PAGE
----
In the old days when people didn't know what to do, when sellers came in and crushed favored groups, the traders fled to safety. What was safety? General Mills, Inc (GIS) , Procter & Gamble (PG) , Kimberly-Clark Corp (KMB) , Campbell Soup (CPB) , Colgate-Palmolive Co (CL) .
Not anymore. These days they flee to FANG. The moment that health care was upended by the Presidential order to eliminate subsidies for Obamacare, the United Health Products' (UEEC) of the world came under tremendous pressure. When Citigroup (C) gave the market an elevated credit card loss number-something I think is transitory and not that important but the market feels otherwise-traders abandoned the banks.
Now, sure it helps that Netflix put through a price increase and analysts are falling all over each other to recommend it ahead of next week's earnings. Netflix has been the major villain in the cord-cutting wars because it costs a fraction of what you pay monthly to your cable company, yet it gives you pretty much all you need for millions of people.
But the FANG surge is truly incredible given the headline risk, namely that old-line media has coalesced on the idea that these companies are too powerful and not necessarily for the good.
So what explains the love, the belief that these stocks are the safest? I think it's because they have become the modern-day mall and supermarket. Advertisers want to be there at the point of sale. They want shoppers to remember to buy their products and not the products of others when they go shopping.
The old point of sale was the endcaps at a supermarket or the mall itself, especially the anchors.
These days, the point of sale is your cellphone -- and Amazon, Alphabet and Facebook are all at that point of sale. The more e-commerce done, the more vital are these sites. Not only that, but brick and mortar is so inefficient versus these companies when it comes to worldwide distribution. Advertising on TV or in a store targets hundreds of millions of people who have no interest and never have an interest in buying your product.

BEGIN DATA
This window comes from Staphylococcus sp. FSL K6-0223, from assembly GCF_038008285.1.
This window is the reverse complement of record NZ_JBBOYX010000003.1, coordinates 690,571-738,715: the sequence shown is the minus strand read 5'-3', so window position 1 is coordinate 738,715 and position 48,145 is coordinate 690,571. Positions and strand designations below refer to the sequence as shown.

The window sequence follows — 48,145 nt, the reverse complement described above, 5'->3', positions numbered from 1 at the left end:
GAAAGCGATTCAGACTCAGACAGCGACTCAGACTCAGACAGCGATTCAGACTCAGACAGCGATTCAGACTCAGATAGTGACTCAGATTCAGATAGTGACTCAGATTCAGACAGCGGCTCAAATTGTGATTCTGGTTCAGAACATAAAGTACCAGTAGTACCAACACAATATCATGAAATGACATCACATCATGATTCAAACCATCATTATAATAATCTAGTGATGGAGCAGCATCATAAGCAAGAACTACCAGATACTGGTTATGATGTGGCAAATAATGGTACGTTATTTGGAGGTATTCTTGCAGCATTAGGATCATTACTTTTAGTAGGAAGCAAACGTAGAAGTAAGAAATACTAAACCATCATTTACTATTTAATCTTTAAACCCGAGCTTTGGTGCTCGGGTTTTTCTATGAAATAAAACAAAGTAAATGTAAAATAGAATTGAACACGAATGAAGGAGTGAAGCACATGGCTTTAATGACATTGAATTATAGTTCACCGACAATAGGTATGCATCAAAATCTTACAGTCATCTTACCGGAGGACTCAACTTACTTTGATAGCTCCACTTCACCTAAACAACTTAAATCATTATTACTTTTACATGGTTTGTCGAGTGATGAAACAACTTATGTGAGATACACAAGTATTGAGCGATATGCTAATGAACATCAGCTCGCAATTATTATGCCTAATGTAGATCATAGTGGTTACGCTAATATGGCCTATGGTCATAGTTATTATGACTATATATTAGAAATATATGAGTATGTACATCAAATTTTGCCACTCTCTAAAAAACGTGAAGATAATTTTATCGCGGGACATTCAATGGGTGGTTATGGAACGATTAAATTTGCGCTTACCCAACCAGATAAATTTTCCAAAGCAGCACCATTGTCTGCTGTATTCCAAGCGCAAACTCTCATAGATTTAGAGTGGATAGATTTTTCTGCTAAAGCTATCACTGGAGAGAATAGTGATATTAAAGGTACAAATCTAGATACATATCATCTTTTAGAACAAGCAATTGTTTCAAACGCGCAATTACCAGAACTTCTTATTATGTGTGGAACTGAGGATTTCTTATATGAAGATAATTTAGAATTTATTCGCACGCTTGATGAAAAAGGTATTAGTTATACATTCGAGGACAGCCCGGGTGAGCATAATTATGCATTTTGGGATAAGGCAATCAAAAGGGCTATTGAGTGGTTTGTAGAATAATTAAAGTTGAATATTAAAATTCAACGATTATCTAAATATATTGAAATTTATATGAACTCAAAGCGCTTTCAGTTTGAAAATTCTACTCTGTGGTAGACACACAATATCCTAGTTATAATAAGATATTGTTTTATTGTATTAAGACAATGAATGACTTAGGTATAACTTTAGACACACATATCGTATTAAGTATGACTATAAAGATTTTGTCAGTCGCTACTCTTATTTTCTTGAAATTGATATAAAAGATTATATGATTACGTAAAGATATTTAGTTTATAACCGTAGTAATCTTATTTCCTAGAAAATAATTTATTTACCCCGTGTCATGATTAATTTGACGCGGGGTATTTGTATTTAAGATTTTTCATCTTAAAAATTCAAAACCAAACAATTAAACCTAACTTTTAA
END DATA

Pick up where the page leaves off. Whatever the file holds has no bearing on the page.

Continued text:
But advertising in "What Would Virginia Woolfe Do?" -- a popular site among women in their fifties -- is the ultimate place to put your Oil of Olay ad because 100% of the people reading it are thinking of which product to buy in that category. Do you think these people care that some sites have been hijacked by bad actors from overseas? Sure, there are some advertisers who are concerned or at least feign concern, but they have no choice. As Cheryl Sandberg has said over and over again, the return on investment is there for Facebook. You can figure out the ROI for being on Amazon and Google, too.
It's highly unusual for non-dividend-paying, high-multiple stocks to be the blanket of safety that these have become. But their growth has nothing to do with the economy. It's purely secular and worldwide.
So these have become the default stocks. Until something replaces them in terms of their commonality -- which is the love of the consumer -- I think it stays that way. The Procter & Gambles and the Kimberly-Clarks of the world used to be the international consumer stocks that you could gravitate to when health care or banks broke down.
You just get long FANG.
Join Jim Cramer, CNBC's Jon Najarian and Other Experts Oct. 28 in New York
Jim Cramer will host CNBC's Jon Najarian, TD Ameritrade's JJ Kinahan, famed analytics expert Marc Chaikin and other market mavens on Oct. 28 in New York City to share successful strategies for active investors.
You can join them as they discuss how smart investors can make the most of options trading, futures contracts, fundamental and quantitative analysis and great ETFs to buy right now. Participants will also get a chance to meet Jim and other panelists and take photos.
When: Saturday, Oct. 28, 8 a.m.-3 p.m.
Where: The Harvard Club of New York, 35 West 44th St., New York, N.Y.
Cost: Special sale price: $150 per person. (Normal price: $250)
Click here for the full conference agenda or to reserve your seat now.